Reeva Steenkamp “can now rest in peace,” her family said Friday, after a South African high court more than doubled Oscar Pistorius’ sentence for her killing.
The Supreme Court of Appeal increased his sentence to 13 years and five months for the murder of his girlfriend, Steenkamp. It issued the ruling after the prosecution appealed his previous sentence of six years as too lenient.
The former Olympic and Paralympic sprinter killed Steenkamp at his home in an upscale Pretoria neighborhood on Valentine’s Day 2013 — an act he says was an accident after he mistook her for an intruder. The prosecution called it a deliberate act after the two had an argument.
The court’s decision is “justice for Reeva,” her family’s spokeswoman said, adding that they hope “this is the end of the road and that everyone can move forward.”
Prosecutor Gerrie Nel argued that Pistorius’ sentence was “shockingly lenient,” while the defense sought to dismiss the appeal.
Supreme Court Justice Willie Seriti said Pistorius failed to explain in court hearings why he fired the fatal shots and “does not appreciate the gravity of his actions.”
“I find it difficult on the evidence to accept that the respondent is genuinely remorseful,” Seriti wrote in his decision.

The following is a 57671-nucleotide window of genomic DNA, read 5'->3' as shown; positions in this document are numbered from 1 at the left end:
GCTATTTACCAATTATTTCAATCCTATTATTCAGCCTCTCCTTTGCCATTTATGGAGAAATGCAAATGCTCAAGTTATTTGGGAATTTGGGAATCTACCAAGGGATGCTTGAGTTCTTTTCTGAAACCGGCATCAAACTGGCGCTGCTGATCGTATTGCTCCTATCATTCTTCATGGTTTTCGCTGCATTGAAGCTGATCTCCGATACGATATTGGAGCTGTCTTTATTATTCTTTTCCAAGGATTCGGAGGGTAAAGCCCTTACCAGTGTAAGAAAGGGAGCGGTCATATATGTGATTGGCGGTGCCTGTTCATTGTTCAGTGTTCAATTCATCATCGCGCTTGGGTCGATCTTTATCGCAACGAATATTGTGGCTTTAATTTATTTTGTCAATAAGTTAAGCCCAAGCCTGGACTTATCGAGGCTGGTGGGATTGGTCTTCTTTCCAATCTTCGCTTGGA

Seriti said the facts of the case demanded a higher sentence.
“The sentence of six years’ imprisonment is shockingly lenient to a point where it has the effect of trivializing this serious offense,” he added.
Pistorius can appeal the new sentence, according to Kelly Phelps, an adviser to his defense team, but no decision has been made.
The legal fight
Pistorius originally was convicted of manslaughter in 2014 after months of hearings and sentenced to five years, but a higher court overturned the conviction and changed it to murder a year later.
During Pistorius’ sentencing for murder, the trial judge cited mitigating circumstances for a lesser punishment, saying Pistorius was genuinely remorseful and a good candidate for rehabilitation.
The minimum sentence for murder in South Africa is 15 years, but individual judges can lower the sentence if there are “substantial and compelling” reasons to do so.
The judge described Pistorius as a “fallen hero” who will never be at peace and sentenced him to six years in prison.
From hero to killer
The Paralympic gold medalist was known as the “Fastest Man on No Legs,” and his inspiring story captured fans’ imagination at the 2012 London Olympics.
Born with a congenital abnormality, Pistorius had both his legs amputated below the knee before his first birthday, but through sheer determination excelled in world-class athletics.
In 2012, he became the first double amputee to compete against able-bodied runners at the London Olympics, adding to his fame as the “Blade Runner,” a reference to his carbon-fiber prosthetic legs.
He failed to win a medal, but Pistorius’ presence on the track was hailed as a triumph over adversity and a victory over critics who claimed his blades gave him an unfair advantage over others.